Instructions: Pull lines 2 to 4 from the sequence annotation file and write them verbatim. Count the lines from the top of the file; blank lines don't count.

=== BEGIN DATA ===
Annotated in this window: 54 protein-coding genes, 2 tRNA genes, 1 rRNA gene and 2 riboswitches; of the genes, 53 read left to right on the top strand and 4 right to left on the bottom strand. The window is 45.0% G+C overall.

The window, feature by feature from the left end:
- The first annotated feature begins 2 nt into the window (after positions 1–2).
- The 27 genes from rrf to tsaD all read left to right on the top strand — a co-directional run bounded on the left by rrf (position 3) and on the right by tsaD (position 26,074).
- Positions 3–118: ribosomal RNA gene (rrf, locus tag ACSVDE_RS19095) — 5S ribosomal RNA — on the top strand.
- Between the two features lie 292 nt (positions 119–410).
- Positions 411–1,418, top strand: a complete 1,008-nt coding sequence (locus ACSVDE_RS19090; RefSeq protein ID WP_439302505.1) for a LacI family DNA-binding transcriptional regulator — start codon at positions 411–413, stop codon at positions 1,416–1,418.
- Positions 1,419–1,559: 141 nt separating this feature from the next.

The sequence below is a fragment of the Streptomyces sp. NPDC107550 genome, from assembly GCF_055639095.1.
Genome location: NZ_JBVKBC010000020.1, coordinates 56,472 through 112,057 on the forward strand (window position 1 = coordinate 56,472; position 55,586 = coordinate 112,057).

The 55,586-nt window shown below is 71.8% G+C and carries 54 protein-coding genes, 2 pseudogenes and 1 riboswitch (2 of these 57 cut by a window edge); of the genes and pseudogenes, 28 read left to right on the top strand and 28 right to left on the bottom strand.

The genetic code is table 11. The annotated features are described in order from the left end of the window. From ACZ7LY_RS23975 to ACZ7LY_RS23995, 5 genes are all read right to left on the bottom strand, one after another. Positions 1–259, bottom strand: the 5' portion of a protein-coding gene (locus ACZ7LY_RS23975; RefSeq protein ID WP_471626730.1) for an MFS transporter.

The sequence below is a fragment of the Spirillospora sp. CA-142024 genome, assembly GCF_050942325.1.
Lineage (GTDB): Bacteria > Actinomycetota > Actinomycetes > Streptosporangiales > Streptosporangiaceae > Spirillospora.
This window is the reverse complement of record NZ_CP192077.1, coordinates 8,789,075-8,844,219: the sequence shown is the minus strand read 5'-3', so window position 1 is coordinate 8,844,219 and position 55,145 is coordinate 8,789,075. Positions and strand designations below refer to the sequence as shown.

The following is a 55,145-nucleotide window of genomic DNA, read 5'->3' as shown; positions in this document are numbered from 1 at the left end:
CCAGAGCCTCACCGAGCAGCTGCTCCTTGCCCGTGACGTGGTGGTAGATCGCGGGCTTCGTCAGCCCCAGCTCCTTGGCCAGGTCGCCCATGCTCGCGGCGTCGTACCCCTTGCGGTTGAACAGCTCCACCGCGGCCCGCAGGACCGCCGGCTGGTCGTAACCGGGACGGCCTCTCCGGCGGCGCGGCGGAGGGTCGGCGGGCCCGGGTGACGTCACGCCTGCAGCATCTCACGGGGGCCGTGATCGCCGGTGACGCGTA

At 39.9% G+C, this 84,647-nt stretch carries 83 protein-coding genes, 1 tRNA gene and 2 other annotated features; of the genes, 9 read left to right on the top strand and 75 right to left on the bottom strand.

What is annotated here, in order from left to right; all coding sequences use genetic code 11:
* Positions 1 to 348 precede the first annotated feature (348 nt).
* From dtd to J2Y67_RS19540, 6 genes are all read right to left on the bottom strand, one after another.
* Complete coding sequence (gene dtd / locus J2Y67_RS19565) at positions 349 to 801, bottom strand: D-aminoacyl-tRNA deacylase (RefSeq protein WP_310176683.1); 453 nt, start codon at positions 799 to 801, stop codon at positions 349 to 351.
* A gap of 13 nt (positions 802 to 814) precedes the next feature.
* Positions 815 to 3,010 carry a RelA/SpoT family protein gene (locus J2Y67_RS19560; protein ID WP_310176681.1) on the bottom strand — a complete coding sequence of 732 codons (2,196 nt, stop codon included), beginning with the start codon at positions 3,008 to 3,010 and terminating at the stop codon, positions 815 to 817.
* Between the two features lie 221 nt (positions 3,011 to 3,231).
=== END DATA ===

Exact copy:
The window, feature by feature from the left end:
- The first annotated feature begins 2 nt into the window (after positions 1–2).
- The 27 genes from rrf to tsaD all read left to right on the top strand — a co-directional run bounded on the left by rrf (position 3) and on the right by tsaD (position 26,074).